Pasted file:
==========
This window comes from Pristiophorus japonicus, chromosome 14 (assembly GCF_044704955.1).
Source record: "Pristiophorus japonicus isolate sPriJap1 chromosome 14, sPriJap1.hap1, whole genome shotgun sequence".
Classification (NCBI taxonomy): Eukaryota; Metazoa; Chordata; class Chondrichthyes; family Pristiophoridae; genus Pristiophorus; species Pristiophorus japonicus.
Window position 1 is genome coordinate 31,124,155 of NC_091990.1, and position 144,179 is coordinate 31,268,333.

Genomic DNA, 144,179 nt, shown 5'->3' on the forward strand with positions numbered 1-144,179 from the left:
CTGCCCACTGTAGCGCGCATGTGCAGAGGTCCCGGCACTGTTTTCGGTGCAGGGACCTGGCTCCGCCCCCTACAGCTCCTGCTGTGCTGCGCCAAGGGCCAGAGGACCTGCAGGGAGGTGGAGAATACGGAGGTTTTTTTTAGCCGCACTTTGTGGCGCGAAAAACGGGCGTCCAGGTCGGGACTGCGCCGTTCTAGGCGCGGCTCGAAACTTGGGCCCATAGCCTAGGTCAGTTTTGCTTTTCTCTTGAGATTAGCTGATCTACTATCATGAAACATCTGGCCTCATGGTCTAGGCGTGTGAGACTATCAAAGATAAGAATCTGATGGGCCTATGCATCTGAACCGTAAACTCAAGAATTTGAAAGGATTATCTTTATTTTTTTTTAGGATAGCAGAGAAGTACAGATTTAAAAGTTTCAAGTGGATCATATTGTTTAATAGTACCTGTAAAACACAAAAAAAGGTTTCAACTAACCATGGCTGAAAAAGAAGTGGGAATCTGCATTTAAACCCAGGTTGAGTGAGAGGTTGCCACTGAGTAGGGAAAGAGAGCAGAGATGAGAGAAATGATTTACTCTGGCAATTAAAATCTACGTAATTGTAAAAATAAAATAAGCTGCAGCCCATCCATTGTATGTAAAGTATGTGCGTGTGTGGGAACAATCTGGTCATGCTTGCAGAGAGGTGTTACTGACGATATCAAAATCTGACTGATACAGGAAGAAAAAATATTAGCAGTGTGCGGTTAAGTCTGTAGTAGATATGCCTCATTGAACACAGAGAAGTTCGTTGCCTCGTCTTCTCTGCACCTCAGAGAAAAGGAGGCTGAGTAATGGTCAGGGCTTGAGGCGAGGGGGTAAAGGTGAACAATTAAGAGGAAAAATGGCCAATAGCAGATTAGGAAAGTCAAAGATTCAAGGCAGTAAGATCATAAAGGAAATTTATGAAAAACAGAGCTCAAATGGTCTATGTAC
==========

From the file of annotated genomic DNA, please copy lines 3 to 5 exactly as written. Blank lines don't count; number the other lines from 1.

Classification (NCBI taxonomy): Eukaryota; Metazoa; Chordata; class Chondrichthyes; family Pristiophoridae; genus Pristiophorus; species Pristiophorus japonicus.
Window position 1 is genome coordinate 31,124,155 of NC_091990.1, and position 144,179 is coordinate 31,268,333.

Genomic DNA, 144,179 nt, shown 5'->3' on the forward strand with positions numbered 1-144,179 from the left: